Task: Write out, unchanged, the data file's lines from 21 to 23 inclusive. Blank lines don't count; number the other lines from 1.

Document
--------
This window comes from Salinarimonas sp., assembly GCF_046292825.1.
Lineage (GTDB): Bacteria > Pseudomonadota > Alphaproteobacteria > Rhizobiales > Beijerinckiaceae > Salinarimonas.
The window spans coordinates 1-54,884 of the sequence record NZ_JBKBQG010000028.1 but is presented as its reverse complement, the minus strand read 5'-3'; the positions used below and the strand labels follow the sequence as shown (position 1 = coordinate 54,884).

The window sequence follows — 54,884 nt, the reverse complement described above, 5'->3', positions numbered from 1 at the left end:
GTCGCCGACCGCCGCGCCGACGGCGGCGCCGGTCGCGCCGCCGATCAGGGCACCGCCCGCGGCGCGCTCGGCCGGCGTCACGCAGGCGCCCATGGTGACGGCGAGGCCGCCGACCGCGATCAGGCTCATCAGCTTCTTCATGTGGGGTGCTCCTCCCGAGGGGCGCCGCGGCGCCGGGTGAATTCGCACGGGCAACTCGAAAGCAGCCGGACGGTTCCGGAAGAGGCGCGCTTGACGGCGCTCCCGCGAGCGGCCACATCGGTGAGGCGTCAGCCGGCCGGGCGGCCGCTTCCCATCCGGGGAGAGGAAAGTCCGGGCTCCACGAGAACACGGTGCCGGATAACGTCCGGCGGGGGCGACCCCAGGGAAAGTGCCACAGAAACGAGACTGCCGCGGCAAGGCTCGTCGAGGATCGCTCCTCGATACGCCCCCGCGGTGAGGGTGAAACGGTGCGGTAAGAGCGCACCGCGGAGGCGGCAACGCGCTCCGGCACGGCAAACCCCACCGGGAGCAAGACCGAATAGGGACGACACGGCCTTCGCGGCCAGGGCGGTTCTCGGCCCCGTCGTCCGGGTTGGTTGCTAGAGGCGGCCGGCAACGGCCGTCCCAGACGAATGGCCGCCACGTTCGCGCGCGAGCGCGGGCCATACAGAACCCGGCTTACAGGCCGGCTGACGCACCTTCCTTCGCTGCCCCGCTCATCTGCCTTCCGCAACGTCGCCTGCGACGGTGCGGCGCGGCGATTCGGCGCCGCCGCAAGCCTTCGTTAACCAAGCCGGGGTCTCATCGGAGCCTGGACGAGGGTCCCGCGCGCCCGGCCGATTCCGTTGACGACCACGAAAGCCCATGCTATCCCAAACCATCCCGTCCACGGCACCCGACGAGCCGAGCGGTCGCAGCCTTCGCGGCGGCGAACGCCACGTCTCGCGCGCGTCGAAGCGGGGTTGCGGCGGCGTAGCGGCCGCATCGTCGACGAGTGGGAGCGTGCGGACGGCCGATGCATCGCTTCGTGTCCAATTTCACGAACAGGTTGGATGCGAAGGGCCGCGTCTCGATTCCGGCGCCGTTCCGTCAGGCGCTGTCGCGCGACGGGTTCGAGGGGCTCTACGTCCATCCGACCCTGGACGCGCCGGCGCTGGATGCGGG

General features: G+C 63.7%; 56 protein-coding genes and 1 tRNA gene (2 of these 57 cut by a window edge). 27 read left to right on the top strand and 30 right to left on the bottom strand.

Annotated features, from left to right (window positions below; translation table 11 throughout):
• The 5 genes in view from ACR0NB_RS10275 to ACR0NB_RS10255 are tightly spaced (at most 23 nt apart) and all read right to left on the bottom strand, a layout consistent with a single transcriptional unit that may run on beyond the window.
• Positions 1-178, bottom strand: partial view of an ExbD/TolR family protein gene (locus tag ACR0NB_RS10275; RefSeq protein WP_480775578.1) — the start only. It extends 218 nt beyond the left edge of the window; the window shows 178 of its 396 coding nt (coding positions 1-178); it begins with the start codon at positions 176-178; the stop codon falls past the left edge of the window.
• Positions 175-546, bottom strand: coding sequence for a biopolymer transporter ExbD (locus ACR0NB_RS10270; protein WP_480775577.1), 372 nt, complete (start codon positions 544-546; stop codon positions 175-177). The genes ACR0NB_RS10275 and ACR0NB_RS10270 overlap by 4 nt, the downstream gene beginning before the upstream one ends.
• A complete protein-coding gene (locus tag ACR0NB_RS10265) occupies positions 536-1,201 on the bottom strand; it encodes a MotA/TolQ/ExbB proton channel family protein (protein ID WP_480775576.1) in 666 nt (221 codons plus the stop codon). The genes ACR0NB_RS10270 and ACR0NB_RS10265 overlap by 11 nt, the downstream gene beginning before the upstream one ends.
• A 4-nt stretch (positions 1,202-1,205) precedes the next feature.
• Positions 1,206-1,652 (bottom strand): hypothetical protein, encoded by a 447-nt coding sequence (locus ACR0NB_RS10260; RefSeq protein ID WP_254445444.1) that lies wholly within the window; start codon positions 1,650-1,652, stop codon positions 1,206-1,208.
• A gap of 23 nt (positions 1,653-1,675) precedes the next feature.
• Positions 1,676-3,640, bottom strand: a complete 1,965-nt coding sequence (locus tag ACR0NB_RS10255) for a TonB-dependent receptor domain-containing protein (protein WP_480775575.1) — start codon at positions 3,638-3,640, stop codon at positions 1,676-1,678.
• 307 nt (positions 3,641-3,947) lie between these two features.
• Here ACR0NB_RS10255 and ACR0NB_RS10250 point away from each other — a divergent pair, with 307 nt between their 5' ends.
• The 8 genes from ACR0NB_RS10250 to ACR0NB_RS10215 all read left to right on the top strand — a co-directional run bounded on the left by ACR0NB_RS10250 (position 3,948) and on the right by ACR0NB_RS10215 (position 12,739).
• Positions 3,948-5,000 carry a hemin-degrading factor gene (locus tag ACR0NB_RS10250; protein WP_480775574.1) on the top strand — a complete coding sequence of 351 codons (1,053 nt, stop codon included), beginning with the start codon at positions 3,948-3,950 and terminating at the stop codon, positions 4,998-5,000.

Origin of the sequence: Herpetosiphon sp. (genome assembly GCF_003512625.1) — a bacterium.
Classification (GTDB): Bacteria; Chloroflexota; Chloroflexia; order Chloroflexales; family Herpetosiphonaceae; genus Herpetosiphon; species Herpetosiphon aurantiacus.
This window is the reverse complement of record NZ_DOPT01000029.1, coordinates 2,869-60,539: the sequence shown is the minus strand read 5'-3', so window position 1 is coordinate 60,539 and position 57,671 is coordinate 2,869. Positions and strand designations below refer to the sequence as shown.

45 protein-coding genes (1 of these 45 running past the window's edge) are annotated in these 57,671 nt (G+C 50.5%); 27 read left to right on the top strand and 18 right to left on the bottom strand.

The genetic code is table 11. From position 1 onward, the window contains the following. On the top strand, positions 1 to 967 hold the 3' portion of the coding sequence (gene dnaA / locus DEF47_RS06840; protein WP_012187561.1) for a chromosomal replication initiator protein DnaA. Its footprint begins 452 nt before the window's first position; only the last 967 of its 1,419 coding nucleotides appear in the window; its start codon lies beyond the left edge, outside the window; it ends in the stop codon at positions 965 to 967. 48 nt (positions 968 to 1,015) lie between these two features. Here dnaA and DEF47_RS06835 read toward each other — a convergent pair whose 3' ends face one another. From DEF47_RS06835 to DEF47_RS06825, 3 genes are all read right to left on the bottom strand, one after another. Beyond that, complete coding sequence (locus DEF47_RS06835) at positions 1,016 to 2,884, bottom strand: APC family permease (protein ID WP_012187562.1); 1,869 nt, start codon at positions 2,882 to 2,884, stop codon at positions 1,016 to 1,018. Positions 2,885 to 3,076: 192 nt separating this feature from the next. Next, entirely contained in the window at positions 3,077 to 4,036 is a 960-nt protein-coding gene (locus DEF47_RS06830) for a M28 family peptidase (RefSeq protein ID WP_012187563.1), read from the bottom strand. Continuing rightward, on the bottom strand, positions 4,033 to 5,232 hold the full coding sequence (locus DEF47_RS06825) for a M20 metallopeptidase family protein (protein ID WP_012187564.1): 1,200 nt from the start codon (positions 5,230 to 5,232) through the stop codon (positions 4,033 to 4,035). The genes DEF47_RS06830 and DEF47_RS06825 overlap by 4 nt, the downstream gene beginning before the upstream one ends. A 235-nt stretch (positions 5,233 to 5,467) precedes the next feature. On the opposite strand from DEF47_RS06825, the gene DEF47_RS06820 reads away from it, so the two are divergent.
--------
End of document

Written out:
Classification (GTDB): Bacteria; Chloroflexota; Chloroflexia; order Chloroflexales; family Herpetosiphonaceae; genus Herpetosiphon; species Herpetosiphon aurantiacus.
This window is the reverse complement of record NZ_DOPT01000029.1, coordinates 2,869-60,539: the sequence shown is the minus strand read 5'-3', so window position 1 is coordinate 60,539 and position 57,671 is coordinate 2,869. Positions and strand designations below refer to the sequence as shown.

45 protein-coding genes (1 of these 45 running past the window's edge) are annotated in these 57,671 nt (G+C 50.5%); 27 read left to right on the top strand and 18 right to left on the bottom strand.